David Schwartz, the CTO of Ripple, has become the latest casualty of censorship. Fortunately, the situation is very lighthearted. On Quora, a community-based Q&A site, one user asked a not-so-serious question about trademarks and tattoos. Schwartz’s sardonic response was quickly taken down by moderators.
— David Schwartz (@JoelKatz) March 21, 2019
Quora Stays Serious
Whereas other sites are wrestling with illegal content and hostile conduct, Quora has taken a stand against joke answers. This is a sore point for many users—partially due to the fact that humorous questions are allowed on the site. Perhaps Quora’s stern attitude makes it even more tempting to post ridiculous responses, but Quora has shown that it is willing to delete such answers.
Naturally, some have suggested that Schwartz should begin answering questions on a blockchain-based site that is unable to censor him. Some sites, such as the Bitcoin Cash-integrated Lazyfox.io, are providing an alternative Q&A platform. However, this particular site doesn’t actually host content on the blockchain, and its lack of moderation is mostly due to its small scope.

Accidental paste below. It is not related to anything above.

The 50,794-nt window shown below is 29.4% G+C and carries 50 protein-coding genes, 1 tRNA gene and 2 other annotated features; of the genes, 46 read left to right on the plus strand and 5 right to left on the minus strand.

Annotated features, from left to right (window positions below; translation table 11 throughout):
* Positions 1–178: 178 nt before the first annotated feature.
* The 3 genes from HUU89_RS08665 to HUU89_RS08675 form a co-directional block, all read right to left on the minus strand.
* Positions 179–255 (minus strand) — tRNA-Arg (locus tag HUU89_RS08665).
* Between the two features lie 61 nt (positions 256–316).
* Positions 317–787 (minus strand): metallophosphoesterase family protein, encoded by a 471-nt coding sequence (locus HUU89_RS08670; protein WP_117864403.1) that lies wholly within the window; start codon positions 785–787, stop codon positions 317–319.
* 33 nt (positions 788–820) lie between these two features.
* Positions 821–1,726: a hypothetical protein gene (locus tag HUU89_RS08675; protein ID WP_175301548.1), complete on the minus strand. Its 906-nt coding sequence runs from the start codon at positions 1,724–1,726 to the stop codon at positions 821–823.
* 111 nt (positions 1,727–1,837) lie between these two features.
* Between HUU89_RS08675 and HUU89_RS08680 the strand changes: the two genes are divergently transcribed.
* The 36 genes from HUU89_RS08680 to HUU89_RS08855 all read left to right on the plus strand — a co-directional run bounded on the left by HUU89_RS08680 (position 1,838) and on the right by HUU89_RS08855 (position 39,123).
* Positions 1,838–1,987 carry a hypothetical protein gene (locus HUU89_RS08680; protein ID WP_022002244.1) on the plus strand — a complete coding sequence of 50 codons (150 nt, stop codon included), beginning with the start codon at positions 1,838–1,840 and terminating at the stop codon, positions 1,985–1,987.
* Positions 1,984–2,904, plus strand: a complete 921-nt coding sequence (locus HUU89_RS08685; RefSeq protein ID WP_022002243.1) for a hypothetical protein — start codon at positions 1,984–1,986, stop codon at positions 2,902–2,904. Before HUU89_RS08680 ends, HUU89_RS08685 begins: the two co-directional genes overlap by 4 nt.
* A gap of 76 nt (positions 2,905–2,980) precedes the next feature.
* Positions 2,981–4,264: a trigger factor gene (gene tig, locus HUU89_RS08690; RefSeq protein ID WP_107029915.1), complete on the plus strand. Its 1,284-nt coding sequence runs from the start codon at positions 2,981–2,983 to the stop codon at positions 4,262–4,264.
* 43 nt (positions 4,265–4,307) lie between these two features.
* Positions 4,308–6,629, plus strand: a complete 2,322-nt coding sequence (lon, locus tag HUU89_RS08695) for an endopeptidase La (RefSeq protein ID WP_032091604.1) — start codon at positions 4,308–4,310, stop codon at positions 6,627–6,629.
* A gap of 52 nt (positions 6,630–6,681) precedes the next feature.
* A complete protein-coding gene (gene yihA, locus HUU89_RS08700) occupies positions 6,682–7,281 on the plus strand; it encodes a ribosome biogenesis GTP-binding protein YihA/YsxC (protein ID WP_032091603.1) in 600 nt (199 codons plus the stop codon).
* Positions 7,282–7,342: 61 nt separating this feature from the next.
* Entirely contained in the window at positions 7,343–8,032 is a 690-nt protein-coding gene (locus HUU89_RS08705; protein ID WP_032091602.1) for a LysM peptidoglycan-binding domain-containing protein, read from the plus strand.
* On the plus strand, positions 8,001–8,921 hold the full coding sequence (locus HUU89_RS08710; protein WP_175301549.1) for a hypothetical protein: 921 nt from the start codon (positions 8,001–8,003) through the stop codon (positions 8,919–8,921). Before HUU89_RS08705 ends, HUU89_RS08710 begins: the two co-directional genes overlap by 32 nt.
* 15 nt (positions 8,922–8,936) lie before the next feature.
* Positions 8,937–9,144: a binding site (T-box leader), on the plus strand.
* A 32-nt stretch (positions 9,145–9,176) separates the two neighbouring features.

Moderating Blockchain Content
There is another dimension to the issue. Contrary to popular belief, most significant blockchain content platforms don’t take a hands-off approach to user content, and many actually have some amount of moderation. Peepeth, for example, explains that although its blockchain is immutable, it is perfectly willing to hide content that violates its policies.
Other blockchain-based sites are taking similar stances. Minds.com has taken an explicitly anti-censorship position, but even it has a lengthy list of terms for its users to adhere to. Steem also has a content policy, although it is largely focused on fighting against the plagiarized content that its users are attempting to monetize.
It seems that moderation is an active force whether it takes place on a blockchain-based platform or not. Even the most well-intentioned policies can be applied unreasonably, causing division among a site’s user base. On Twitter, Schwartz’s joke sparked mild debate over the issue without generating conflict or hostility—something that very rarely happens for such a divisive topic.